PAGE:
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How BTree speeds up a Database

When data size increases you will realize your database queries responds slowly. Lets talk how databases handles such situations using B-Trees.

Disk Drive:

Each data access call needs to read/write to Disk Drive.

Hard Disk Drive has circular disks divided in Tracks & Sectors. An area marked between a Track & a Sector is a Block. A Block is of usually 512 bytes and contains data in from of bits and is read via a Disk Arm .

To access any data you would need Block Address(based on Track & Sector) & Offset in the Block to identify the data/record address.

Database:

Enough about Disk Drives, lets talk about Database. Consider a database table Employee having columns EmpId, Name, Address. Each column taking 40 bytes, so each record totaling 120 bytes. With 1000 such records we would need 120x1000 = 120 000 Bytes = 120 KB space that would need 120,000/512 = 234 blocks on Hard Disk. A database query will require to search through all 234 Blocks to get the required record.

Indexing:

To speed up the record search lets bring in Indexing, for that we need a index table IndexTable1 that points to Record Address. Each index will then have a EmpId(40 Byte) and a Record Address Pointer(10Byte) totaling 50 Byte. 50Byte *1000Records = 50 000 Bytes which will need only 50000/512 = 100 Blocks thus reducing search time in database with a trade of extra space. Each block can store 10 Records.

Multi Level Indexing:

We need database to respond in no time, current approach still takes much time, lets bring in multi level indexing . Lets bring another index table IndexTable2 that keeps track of Disk block that keeps that index record. It tells that EmpId 1 to 10 are stored in Block 1 and so on. This reduces time of access by a lot of margin. Similarly more Index Tables can be brought in to further speed up the data access.

On further analysis you will identify indexes are just rotated trees.

M-Way Search Trees:

M-way Search Trees are just like Binary Search Trees with a difference that it can have more than 2 children. An M-way search tree will have utmost M children and M-1 keys. The keys are in sorted order such that k1 < k2 < k3<…<km-1 .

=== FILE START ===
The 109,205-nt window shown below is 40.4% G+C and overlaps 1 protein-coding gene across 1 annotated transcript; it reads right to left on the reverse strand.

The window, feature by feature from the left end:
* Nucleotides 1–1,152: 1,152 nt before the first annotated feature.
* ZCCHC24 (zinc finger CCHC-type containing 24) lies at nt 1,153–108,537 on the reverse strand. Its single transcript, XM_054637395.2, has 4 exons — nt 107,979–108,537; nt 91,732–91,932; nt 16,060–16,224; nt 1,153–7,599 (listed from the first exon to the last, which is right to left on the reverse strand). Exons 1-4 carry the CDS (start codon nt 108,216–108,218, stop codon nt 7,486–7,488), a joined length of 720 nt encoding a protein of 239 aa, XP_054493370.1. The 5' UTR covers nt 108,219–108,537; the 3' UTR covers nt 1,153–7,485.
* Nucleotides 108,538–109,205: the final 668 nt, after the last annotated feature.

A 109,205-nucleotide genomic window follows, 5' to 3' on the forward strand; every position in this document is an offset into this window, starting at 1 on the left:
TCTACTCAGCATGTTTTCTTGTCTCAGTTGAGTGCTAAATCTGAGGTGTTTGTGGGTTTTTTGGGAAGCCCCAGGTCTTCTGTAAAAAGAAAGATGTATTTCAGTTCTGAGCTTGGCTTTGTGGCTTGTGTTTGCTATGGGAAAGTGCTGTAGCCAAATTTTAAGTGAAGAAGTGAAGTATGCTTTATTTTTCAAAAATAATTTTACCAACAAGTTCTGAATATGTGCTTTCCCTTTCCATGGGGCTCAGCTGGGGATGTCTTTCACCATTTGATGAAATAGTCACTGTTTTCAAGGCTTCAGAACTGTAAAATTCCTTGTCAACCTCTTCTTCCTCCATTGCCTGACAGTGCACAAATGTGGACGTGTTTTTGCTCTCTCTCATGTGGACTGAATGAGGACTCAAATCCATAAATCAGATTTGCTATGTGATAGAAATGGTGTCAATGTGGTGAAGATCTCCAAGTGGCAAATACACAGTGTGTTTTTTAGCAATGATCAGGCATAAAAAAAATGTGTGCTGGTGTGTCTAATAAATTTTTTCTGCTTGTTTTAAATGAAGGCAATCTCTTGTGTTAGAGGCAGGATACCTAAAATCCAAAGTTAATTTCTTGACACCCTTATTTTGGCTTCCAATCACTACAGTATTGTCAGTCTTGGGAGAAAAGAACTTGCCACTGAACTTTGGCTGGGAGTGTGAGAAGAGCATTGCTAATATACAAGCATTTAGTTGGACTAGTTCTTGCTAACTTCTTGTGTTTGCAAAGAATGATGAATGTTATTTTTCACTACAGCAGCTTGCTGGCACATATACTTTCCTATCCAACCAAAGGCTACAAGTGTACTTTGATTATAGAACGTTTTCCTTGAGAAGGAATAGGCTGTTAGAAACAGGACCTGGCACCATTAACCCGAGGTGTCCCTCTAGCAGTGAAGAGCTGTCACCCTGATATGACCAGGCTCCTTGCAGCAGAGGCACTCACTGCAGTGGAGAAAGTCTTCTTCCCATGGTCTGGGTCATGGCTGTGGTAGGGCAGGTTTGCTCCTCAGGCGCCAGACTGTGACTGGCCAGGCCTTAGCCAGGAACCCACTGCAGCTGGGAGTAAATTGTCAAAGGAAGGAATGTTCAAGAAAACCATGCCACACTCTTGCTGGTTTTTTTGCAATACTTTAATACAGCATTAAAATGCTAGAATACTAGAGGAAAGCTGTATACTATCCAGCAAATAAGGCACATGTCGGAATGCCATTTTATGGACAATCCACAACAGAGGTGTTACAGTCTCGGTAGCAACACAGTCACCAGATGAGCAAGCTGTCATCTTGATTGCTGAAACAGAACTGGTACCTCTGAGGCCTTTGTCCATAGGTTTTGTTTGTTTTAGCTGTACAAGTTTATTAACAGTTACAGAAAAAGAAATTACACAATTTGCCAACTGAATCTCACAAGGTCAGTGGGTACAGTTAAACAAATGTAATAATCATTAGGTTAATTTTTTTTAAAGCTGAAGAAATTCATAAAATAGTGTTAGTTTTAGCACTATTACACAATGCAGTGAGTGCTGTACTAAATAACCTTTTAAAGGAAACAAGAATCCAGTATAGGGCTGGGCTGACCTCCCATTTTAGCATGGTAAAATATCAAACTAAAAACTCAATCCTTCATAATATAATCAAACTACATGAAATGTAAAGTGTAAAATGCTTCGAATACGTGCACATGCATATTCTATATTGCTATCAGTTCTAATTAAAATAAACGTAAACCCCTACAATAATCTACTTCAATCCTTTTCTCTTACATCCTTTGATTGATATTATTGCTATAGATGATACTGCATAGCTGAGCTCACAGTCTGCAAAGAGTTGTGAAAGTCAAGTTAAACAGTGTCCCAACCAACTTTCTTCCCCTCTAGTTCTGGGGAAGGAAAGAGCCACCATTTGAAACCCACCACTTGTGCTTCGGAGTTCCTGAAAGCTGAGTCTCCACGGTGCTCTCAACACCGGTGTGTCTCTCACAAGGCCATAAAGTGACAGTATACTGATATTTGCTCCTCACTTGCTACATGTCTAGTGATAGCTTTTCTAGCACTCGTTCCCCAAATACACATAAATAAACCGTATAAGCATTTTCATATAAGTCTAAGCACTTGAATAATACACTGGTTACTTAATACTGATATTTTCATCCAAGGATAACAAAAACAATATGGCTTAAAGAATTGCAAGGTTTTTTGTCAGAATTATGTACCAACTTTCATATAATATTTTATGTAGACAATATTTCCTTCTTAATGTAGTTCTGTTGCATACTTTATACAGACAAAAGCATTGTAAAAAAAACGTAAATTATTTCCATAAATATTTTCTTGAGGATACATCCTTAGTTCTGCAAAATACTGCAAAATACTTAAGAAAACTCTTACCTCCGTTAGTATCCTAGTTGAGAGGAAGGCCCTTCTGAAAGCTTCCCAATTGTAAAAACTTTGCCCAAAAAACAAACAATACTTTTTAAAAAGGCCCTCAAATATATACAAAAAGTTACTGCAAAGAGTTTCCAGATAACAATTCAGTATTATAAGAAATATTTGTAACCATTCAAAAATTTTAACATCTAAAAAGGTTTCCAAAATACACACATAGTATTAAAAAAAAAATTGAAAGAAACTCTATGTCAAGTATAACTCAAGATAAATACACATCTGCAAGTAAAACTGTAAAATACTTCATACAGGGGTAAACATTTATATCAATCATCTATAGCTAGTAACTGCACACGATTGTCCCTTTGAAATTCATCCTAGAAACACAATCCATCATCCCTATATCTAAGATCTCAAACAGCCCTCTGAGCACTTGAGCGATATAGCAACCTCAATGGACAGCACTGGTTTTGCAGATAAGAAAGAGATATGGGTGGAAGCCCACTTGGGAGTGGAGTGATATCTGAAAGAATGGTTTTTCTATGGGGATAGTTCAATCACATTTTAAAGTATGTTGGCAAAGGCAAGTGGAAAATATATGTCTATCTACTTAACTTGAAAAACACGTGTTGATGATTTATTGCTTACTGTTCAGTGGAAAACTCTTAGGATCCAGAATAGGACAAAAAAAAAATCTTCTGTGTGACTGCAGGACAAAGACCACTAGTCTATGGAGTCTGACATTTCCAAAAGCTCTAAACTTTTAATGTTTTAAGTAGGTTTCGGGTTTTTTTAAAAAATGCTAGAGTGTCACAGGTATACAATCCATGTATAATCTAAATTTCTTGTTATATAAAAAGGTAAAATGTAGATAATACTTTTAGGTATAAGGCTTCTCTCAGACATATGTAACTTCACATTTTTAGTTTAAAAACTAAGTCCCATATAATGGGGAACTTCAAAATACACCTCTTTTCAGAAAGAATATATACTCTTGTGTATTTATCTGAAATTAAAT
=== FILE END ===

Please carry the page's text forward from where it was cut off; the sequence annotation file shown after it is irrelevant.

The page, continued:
Here in root node ,keys are in sorted order and like BST all values less than 10 falls in its left children & values greater than 10 & less than 20( 10 < child node < 20 ) lies in child node between them , this goes on for all the nodes.

For our index tree will look something like this including one Record Pointer through each key.

2–3 tree is a M-way Search Tree with M=3 .

Though the M-way Search Tree looks fast but it has no rule for filling keys or filling child nodes first. This could degrade performance wildly.

B-Tree:

B-Tree is a M-way Search Tree & resolves issues faced with M-way Search Tree with certain rules. Rules are:

  • M/2 keys must be added to a node before creating its child nodes
  • Root Node must have at-least 2 children
  • Leaf nodes are at the same level
  • Bottom up creation of tree

Now try adding few records to our B-Tree with M=4 to see the rules in action.

[10, 20, 40, 50, 60 , 3, 70, 80, 15, 5, 12]

  • Step 1: Create a root node & add key 10 to it
  • Step 2: Since root node has available space lets add 20 to root Node in sorted order
  • Step 3: Root Node has available space for 1 more key lets add 40 to it. Root Node is full now.
  • Step 4: Since root is full lets break down root node into [10,20] & [50]. Sending mid element 40 up making it the root node.
  • Step 5: Lookup where 60 will be placed, since 60 is greater than 50 & its node has available space lets add 60 besides 50
  • Step 6: Lookup 3, since 3 is less than 10, it is placed before 10
  • Step 7: Lookup 70, since 70 is greater than 60, placing it next to 60
  • Step 8: Lookup 80, 80 is greater than 80, but 70’s node is full with [50,60,70] & 80 . Lets split into [50,60] & [80] & sending mid element 70 up in Root Node.
  • Step 9: Lookup 15, 15 falls with [3,10,20]. Lets sort it to 3, 10,15,20 . Split into two [3,10] & [20]. Sending 15 mid element up to root node.
  • Step 10: Lookup 5, 5 falls in [3.10] Node & added to it.
  • Step 11; Lookup 12, it falls in [3,5,10] Node. Split it into [3,5]& [10,12]& sending mid element 10 up. Root node is full hence split into [10,15] & [70] & sending mid element 40 up creating it th root node.

B+Tree

This is same as B-Tree only difference is :

  • Leaf nodes has records/data
  • All keys are present in leaf node, duplicates may exist
  • All leafs are connected as a LinkedList

BTree & B+Tree are widely used in optimizing database access optimization. CloudDb, Postgres, MySQL, SQLite & many.

References:

https://www.youtube.com/channel/UCZCFT11CWBi3MHNlGf019nw

https://blogs.umass.edu/

https://dba.stackexchange.com

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